With hurricane season officially underway, a pair of articles in the Thursday edition of this newspaper caught our eye.
In the first article, US Senator Mazie Hirono called for making the realignment of the Honoapiilani Highway in Olowalu an infrastructure priority. The other story told how consultants discovered extensive storm damage to the Kukuiula Bridge on the Hana Highway between Kipahulu and Kaupo.
The Kukuiula Bridge is expected to be closed for at least two months as it undergoes repairs. While the closure is a joke for area residents, business owners and day-trippers hoping to circumnavigate Haleakala, we are fortunate that the damage was discovered before the bridge suffered catastrophic failure. .
The same goes for the Honoapiilani highway. It is fortunate that this vital lifeline for West Maui is finally attracting the attention of people who can get their hands on the money and resources to bring its realignment to the fore. Hopefully, the issues facing this low roadway can also be resolved before disaster strikes.
Just imagine the disruption to this island and its economy if the Honoapiilani Highway were closed for an extended period. It could happen. Rising seas and eroding coastlines mean ocean-side asphalt is already in imminent danger of being undermined by waves. The road is also vulnerable to flooding from the Olowalu and Ukumehame valleys. As one Lahaina resident said this week, “We live on borrowed time here.”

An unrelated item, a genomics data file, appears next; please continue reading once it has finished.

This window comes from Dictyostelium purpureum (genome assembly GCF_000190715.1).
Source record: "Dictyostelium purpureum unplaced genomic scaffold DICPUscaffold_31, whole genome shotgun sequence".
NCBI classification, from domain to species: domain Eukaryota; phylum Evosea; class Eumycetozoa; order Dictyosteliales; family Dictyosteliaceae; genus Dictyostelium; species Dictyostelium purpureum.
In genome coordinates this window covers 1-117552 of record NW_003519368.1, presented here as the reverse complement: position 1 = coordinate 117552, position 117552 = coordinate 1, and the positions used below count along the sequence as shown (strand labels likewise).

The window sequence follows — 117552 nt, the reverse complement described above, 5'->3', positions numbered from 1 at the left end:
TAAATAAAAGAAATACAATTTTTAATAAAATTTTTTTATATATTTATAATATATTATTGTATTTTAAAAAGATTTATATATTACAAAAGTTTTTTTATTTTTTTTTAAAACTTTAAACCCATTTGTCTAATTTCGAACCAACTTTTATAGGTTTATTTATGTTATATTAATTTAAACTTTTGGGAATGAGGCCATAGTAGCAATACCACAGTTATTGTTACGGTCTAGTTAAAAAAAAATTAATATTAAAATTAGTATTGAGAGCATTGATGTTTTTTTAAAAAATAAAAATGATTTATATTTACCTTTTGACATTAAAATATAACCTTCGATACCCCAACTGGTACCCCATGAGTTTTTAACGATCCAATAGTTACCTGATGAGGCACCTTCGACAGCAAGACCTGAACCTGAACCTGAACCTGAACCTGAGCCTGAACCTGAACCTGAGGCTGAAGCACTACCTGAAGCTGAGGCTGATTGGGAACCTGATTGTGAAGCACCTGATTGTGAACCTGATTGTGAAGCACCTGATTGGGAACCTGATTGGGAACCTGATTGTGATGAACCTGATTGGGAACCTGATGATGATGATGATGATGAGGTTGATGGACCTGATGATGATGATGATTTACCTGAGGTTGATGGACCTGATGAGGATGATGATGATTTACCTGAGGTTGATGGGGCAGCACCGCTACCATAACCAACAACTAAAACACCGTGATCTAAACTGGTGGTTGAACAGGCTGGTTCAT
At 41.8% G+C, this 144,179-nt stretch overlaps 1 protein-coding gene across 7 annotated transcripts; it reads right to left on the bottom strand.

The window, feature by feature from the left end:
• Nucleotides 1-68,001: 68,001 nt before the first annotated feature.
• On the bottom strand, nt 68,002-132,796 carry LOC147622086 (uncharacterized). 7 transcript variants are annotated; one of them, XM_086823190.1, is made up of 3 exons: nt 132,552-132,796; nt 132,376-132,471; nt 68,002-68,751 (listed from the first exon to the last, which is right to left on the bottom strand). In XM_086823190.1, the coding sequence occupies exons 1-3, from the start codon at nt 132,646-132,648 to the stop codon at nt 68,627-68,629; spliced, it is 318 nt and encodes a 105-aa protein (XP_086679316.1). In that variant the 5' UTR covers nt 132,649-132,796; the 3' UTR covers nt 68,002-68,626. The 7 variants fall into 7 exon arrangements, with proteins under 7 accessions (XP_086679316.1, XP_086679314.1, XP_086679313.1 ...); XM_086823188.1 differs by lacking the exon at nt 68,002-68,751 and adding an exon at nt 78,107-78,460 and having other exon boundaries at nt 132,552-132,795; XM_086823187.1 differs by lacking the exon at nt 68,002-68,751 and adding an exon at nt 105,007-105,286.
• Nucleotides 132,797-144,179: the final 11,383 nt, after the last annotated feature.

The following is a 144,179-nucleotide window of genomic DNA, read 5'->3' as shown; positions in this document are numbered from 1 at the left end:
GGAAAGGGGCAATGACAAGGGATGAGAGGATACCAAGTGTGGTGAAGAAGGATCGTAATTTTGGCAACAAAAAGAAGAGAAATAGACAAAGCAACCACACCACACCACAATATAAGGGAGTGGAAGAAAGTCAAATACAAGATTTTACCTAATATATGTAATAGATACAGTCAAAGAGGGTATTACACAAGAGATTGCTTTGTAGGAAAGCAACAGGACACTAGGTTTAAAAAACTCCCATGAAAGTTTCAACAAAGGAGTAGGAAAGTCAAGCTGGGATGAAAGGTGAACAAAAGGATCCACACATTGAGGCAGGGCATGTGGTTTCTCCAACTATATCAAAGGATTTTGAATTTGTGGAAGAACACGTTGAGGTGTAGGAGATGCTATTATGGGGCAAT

For the record, NOAA’s Central Pacific Hurricane Center and NOAA’s Climate Prediction Center forecast below normal tropical hurricane activity for Hawaii this year. Experts say the ongoing La Niña is expected to make it difficult for hurricanes to develop and move through the central Pacific.
Even if Maui makes it through hurricane season unscathed, that doesn’t mean a humid tropical depression can’t park over the West Maui mountains and dump a foot of rain in an hour. As we learned last year in Kula, Kihei and Haiku, a storm doesn’t need a name to wreak havoc.
Going back and forth from Lahaina, we cross many small culverts and bridges. All it would take is for one of these culverts to become clogged with storm debris during a flash flood to see a significant portion of the highway washed away.
We wonder if anyone has dusted off Maui County’s 2005 Pali to Puamana Parkway Master Plan. Championed by former planning director Mike Foley, the proposed $108.8 million project would move the entire 8-mile stretch of the highway inland and create parks and open spaces in the resulting void. If necessary, the existing roadway would be converted into parking lots, cycle paths and emergency access roads.
We liked the concept in 2005 and still do. As Maui attracts the attention of movers and shakers, why not push for a complete solution to this vulnerable stretch of highway? That would be a much better solution than taking a piecemeal approach.